Calder & Boyars, 1972. Design by John Sewell.
This must be the first space novel, the first serious piece of science fiction—the others are entertainment.
Mary McCarthy defending The Naked Lunch in the New York Review of Books, June, 1963.
Mary McCarthy’s view—echoed a year later by Michael Moorcock and JG Ballard in the pages of New Worlds magazine—has never been popular or even particularly acceptable. William Burroughs gets touted as an sf writer by other writers, and John Clute gives him an entry in the Encyclopedia of Science Fiction, but Burroughs’ sf scenarios are guaranteed to offend those readers who prefer their narratives presented in a neat, linear form with detailed explanations of How The Future Would Actually Work, or the physics behind some piece of imaginary technology. The books which immediately follow The Naked Lunch—The Soft Machine, The Ticket that Exploded, and Nova Express—all feature sf scenes or ideas. The latter was deemed sufficiently generic to prompt Panther Books in the UK to publish it three times as “Panther Science Fiction” although given the severe criticism that Moorcock sustained for trying to broaden the horizons of readers in the late 60s I don’t expect sales were encouraging.
The Wild Boys, published in 1971 (1972 in the UK), was Burroughs’ first novel after Nova Express, and his first book of fresh material after mining the stack of writing that birthed The Naked Lunch and the titles which followed. The novel is subtitled A Book of the Dead (as in the Egyptian or Tibetan Books of the Dead), and is certainly science fiction although I’ve never seen it marketed as such or noticed any sf reader include it in a list of notable genre novels of the period. My Calder & Boyers hardback offers a précis of the fractured narrative:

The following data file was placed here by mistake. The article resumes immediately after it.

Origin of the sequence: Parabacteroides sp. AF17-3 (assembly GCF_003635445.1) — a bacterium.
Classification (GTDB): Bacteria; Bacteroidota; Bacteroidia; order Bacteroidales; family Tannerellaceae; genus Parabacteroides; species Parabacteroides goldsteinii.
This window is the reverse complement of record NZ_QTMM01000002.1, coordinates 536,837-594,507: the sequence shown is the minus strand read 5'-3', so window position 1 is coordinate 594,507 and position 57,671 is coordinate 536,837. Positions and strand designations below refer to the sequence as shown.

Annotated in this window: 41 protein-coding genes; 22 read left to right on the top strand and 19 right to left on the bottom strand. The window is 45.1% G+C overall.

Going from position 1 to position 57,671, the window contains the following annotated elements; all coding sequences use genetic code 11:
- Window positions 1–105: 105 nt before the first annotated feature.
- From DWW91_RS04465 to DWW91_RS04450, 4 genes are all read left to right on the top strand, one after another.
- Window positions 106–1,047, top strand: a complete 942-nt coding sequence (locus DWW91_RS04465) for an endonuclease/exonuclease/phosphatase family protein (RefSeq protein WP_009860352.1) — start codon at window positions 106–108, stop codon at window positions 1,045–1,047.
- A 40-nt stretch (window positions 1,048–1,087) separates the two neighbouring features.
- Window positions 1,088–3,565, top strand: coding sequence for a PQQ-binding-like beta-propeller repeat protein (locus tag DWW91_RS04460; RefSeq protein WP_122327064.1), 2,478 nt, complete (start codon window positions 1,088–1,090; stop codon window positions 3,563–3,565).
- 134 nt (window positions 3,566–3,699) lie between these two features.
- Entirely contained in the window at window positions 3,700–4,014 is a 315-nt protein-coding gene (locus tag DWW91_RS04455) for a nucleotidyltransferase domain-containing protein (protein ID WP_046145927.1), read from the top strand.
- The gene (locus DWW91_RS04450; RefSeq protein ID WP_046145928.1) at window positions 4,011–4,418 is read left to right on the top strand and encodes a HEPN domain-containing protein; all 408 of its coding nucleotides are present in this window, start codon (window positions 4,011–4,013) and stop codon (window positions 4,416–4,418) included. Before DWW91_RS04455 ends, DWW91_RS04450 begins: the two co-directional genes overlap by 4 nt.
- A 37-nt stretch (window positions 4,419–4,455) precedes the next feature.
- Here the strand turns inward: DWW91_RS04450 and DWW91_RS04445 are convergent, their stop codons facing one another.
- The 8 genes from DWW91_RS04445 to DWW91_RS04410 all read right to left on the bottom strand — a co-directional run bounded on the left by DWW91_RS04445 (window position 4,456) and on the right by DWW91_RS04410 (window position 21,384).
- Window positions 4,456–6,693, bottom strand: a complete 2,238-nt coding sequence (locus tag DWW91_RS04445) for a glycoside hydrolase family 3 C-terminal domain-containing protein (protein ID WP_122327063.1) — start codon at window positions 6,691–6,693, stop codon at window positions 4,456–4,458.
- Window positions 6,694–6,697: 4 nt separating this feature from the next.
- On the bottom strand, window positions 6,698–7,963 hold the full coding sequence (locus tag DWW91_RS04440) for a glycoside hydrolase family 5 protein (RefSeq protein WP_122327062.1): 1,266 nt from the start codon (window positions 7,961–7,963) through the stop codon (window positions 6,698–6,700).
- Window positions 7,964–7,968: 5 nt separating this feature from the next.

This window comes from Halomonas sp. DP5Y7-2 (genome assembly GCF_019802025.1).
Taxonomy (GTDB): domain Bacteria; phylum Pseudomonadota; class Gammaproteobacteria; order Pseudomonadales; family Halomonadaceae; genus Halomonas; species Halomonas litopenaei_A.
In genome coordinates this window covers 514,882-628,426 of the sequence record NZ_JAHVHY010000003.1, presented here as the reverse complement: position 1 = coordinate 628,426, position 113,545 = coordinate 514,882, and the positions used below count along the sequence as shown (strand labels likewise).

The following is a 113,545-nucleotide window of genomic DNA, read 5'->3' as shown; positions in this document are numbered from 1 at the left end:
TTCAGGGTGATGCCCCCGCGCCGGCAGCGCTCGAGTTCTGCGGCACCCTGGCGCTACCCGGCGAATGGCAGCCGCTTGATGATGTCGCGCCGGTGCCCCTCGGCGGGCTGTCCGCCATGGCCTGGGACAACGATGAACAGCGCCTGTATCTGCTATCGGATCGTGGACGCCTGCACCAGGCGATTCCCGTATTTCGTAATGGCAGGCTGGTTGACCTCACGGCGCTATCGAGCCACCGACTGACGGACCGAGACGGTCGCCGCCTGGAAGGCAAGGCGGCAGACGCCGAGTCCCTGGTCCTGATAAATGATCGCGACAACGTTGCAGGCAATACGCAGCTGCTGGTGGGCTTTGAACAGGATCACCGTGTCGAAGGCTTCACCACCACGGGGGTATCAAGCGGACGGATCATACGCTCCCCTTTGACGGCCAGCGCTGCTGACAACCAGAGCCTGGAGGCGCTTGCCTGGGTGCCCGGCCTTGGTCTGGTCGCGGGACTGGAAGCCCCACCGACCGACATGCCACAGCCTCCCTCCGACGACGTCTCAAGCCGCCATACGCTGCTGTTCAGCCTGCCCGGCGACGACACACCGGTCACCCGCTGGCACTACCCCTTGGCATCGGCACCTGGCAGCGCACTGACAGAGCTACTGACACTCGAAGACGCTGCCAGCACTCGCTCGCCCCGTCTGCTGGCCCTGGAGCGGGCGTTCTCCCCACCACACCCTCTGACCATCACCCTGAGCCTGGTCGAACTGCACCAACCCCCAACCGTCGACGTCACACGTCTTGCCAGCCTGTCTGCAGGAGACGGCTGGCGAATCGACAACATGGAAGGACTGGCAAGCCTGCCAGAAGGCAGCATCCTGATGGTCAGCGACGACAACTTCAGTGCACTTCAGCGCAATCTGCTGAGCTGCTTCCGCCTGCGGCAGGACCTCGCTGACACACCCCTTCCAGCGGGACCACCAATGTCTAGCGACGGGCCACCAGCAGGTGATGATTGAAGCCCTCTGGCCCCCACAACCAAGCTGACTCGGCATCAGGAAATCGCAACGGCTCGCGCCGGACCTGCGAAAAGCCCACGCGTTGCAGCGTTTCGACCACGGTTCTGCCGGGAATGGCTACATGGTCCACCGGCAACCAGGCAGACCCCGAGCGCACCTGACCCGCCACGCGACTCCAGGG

The year is 1988. The Wild Boys, adolescent guerilla armies of specialized humanoids, are destroying the armies of the civilized nations and ravaging the earth. The wild boys, who began in the pre-present past as petrol gangs, dousing their victims with petrol and setting them on fire for kicks, have grown to an army, dedicated to violence. One of them is used in a cigarette commercial. He becomes a new cult figure, a demi-god responsible for great destruction, and it is left to strong man Arachnid Ben Driss to exterminate the wild boys. He slaughters them, but the battle continues underground until all civilization collapses, revealing a future of horrifying dimensions. The originality of the theme and the very special Burroughs style together make this one of the most unusual science fiction novels ever, a prophetic exploration of the future, that should quickly establish itself as one of the classics of the present time.
That’s accurate, up to a point, although like many book blurbs it misrepresents the content somewhat. It also neglects to say how funny the book is. For anyone with a black sense of humour Burroughs has always been a great comic writer, and The Wild Boys has some prime examples, not least the opening chapter, Tío Mate Smiles, which is best appreciated in the author’s own reading.
Having gone through the novel in the past week, and going through its follow-up/appendix/remix Port of Saints at the moment, a couple of things occurred to me. The first was the way The Wild Boys strongly prefigures later works like Cities of the Red Night and The Place of Dead Roads. This is a fairly obvious point but it’s one that hadn’t fully clicked until now. The Wild Boys takes the problems of repressive control systems posed in the first few novels and offers a possible solution: a homoerotic utopia/dystopia where gangs of teenage boys hide out in depopulated regions, waging war against the rest of humanity with sex, magic and a mastery of weapons, including biological and viral varieties. While doing this they are steadily mutating so they can leave behind all human concerns with nation, family, laws and written language. Cities of the Red Night was Burroughs first novel after The Wild Boys and presents a less radical proposal, ranging through time with its anarchist pirate colonies and the six cities of the title. In The Place of Dead Roads Kim Carsons has his band of outlaw cowboys, The Wild Fruits, and the book gives us the conflict between the Johnsons—those who “mind their own business”—and the Shits: lawmen, politicians, tycoons, all the usual agents of Control.
Continue reading “Looking for the Wild Boys”